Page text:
Adam provides information about the characteristics of the three gods, including that Fricco is depicted with an immense erect penis, Wodan in armor and that Thor has a mace, a detail which Adam compares to that of the Roman god Jupiter. Adam adds that, in addition, "they worship gods who were once men, whom they reckon to be immortal because of their heroic acts."Adam says that the three gods have a priest appointed to them each who offer up sacrifices to the deities from the people. If famine or plague occurs, a sacrifice is made to Thor. Adam continues that "every nine years there is a communal festival of every province in Sweden held in Ubsola; the corpses of the nine males are hung within the grove beside the temple. Adam says that the grove is considered sacred to the heathens, so much so that each singular tree "is considered to be divine," due to the death of those sacrificed or their rotting corpses hanging there, that dogs and horses hang within the grove among the corpses of men.

Adam reveals that "one Christian" informed him that he had seen seventy-two cadavers of differing species hanging within the grove. Adam expresses disgust at the songs they sing during these sacrificial rites, quipping that the songs are "so many and disgusting that it is best to pass over them in silence."Adam describes that near the temple stands a massive tree with far-spreading branches, evergreen both in summer and winter. At the tree is a spring where sacrifices are held. According to Adam, a custom exists where a man, alive, is thrown into the spring, if he fails to return to the surface, "the wish of the people will be fulfilled."Adam writes that a golden chain surrounds the temple that hangs from the gables of the building. The chain is visible to those approaching the temple from a distance due to the landscape where the temple was built; the feasts and sacrifices continue for a total of nine days, during the course of each day a man is sacrificed along with two animals. Therefore, in a total of nine days twenty-seven sacrifices occur, Adam notes, these sacrifices occur "about the time of the spring equinox."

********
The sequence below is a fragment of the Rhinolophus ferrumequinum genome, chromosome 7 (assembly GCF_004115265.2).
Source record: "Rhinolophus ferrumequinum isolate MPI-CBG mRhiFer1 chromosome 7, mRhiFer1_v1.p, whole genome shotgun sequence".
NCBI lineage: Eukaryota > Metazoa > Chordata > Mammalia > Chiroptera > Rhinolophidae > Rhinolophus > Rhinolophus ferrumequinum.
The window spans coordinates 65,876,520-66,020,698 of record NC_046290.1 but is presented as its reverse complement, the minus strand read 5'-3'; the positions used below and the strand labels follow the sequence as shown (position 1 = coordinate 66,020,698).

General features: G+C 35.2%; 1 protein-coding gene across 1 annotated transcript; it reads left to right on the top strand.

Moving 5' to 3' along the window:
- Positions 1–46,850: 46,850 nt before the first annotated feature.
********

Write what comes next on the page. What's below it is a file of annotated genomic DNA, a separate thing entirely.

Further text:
Rudolf Simek says that, regarding Adam of Bremen's account of the temple, "Adam's sources for this information are of varying reliability, but the existence of a temple at Uppsala is undisputed." The question is if this temple was Christian. Simek says that details of Adam's accounts have been cited as influenced by the description of Solomon's Temple in the Old Testament. Simek notes, at the same time, similar chains as described by Adam appear on some European churches dating from the 8th to 9th centuries, although the description of the temple chain having been made of gold may be an exaggeration. Simek says that the numerous attempts at reconstructing the temple based on the postholes may overestimate the size of the temple, that notes that "more recent" research indicates that the site of the 11th-century temple adjoined the choir of the church standing there today, while the postholes discovered by Lindqvist may instead point to an earlier, burnt-down temple at the same site. Building on previous critical discussions about Adam of Bremen's description of the temple by the archaeologists Harald Wideen and Olaf Olsen, Henrik Janson in his fundamental study on the European background of Adam's work, came to the conclusion that Adam used the case of Uppsala to display some of the more prominent lines of conflict at the outbreak of the investiture controversy.